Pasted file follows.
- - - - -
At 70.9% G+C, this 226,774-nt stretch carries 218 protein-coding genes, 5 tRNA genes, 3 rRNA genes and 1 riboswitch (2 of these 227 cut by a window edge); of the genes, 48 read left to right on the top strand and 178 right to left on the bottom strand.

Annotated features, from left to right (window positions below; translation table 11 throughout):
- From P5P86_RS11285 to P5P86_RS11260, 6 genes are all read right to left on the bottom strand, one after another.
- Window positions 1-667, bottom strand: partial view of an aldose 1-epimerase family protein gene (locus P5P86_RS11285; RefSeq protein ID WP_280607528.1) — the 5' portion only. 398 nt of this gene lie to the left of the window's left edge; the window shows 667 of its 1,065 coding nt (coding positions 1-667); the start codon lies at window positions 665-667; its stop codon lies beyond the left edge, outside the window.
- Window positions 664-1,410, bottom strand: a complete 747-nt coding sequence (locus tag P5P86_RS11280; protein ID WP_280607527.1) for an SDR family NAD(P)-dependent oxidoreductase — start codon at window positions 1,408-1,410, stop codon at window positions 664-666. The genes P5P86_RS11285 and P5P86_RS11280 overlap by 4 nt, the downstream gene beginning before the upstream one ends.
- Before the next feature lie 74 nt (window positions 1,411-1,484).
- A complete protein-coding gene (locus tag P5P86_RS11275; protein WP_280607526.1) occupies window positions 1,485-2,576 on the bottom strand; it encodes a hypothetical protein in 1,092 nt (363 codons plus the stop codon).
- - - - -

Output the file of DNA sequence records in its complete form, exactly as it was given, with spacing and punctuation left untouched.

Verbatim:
At 70.9% G+C, this 226,774-nt stretch carries 218 protein-coding genes, 5 tRNA genes, 3 rRNA genes and 1 riboswitch (2 of these 227 cut by a window edge); of the genes, 48 read left to right on the top strand and 178 right to left on the bottom strand.

Annotated features, from left to right (window positions below; translation table 11 throughout):
- From P5P86_RS11285 to P5P86_RS11260, 6 genes are all read right to left on the bottom strand, one after another.
- Window positions 1-667, bottom strand: partial view of an aldose 1-epimerase family protein gene (locus P5P86_RS11285; RefSeq protein ID WP_280607528.1) — the 5' portion only. 398 nt of this gene lie to the left of the window's left edge; the window shows 667 of its 1,065 coding nt (coding positions 1-667); the start codon lies at window positions 665-667; its stop codon lies beyond the left edge, outside the window.
- Window positions 664-1,410, bottom strand: a complete 747-nt coding sequence (locus tag P5P86_RS11280; protein ID WP_280607527.1) for an SDR family NAD(P)-dependent oxidoreductase — start codon at window positions 1,408-1,410, stop codon at window positions 664-666. The genes P5P86_RS11285 and P5P86_RS11280 overlap by 4 nt, the downstream gene beginning before the upstream one ends.
- Before the next feature lie 74 nt (window positions 1,411-1,484).
- A complete protein-coding gene (locus tag P5P86_RS11275; protein WP_280607526.1) occupies window positions 1,485-2,576 on the bottom strand; it encodes a hypothetical protein in 1,092 nt (363 codons plus the stop codon).